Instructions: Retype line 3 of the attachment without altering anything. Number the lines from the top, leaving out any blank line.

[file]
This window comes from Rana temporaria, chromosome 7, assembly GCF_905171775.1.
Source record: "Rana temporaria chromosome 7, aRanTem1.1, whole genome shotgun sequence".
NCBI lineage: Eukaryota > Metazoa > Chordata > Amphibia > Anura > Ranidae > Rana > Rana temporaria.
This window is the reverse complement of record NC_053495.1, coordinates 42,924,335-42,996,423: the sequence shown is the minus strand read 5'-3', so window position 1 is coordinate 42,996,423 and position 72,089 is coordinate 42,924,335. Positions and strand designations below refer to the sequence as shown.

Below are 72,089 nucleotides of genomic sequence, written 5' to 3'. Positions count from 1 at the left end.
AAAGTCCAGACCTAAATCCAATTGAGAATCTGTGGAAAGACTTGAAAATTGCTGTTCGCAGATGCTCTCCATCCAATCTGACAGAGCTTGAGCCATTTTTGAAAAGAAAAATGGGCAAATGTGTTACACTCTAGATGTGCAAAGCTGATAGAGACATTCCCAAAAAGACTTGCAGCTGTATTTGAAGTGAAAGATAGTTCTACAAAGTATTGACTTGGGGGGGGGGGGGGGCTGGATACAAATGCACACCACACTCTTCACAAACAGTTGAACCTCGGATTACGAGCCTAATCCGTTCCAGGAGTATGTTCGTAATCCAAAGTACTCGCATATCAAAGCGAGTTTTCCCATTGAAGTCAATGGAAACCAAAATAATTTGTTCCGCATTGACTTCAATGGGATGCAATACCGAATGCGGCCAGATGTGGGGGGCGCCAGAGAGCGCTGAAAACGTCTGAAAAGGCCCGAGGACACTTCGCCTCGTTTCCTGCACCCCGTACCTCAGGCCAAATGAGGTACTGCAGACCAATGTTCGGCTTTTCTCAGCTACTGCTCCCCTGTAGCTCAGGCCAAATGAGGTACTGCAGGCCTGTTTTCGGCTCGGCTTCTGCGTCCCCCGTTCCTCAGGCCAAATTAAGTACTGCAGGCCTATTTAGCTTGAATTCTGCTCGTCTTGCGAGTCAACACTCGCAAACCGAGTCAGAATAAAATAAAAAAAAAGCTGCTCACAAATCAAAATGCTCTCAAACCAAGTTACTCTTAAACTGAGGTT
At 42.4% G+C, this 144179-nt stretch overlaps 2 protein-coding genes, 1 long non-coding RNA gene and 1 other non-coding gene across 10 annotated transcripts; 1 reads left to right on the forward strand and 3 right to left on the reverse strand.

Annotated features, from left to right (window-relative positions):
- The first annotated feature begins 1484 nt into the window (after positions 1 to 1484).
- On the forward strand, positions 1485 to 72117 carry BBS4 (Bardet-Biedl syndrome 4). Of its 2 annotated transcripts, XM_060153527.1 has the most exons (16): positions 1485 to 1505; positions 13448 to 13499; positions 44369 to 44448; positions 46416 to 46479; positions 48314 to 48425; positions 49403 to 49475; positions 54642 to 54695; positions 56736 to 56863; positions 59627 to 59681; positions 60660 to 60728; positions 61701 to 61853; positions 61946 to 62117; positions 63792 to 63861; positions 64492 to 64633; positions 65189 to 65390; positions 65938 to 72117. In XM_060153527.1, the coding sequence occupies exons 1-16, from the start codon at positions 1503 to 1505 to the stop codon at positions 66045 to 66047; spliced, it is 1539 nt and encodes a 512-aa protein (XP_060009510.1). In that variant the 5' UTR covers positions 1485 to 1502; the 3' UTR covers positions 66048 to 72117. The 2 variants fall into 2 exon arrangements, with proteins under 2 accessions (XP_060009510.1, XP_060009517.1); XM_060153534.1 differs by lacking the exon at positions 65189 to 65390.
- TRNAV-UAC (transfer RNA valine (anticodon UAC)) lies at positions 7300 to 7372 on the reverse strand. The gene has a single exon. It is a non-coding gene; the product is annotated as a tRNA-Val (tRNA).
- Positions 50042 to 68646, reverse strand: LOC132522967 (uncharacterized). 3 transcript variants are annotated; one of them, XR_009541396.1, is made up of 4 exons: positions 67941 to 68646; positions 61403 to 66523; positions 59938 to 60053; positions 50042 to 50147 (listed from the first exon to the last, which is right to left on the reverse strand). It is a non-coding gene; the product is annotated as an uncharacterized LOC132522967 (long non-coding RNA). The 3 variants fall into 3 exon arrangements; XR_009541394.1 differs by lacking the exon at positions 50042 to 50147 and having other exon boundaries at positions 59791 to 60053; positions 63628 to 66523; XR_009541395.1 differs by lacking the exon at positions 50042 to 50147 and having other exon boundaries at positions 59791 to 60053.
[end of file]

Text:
NCBI lineage: Eukaryota > Metazoa > Chordata > Amphibia > Anura > Ranidae > Rana > Rana temporaria.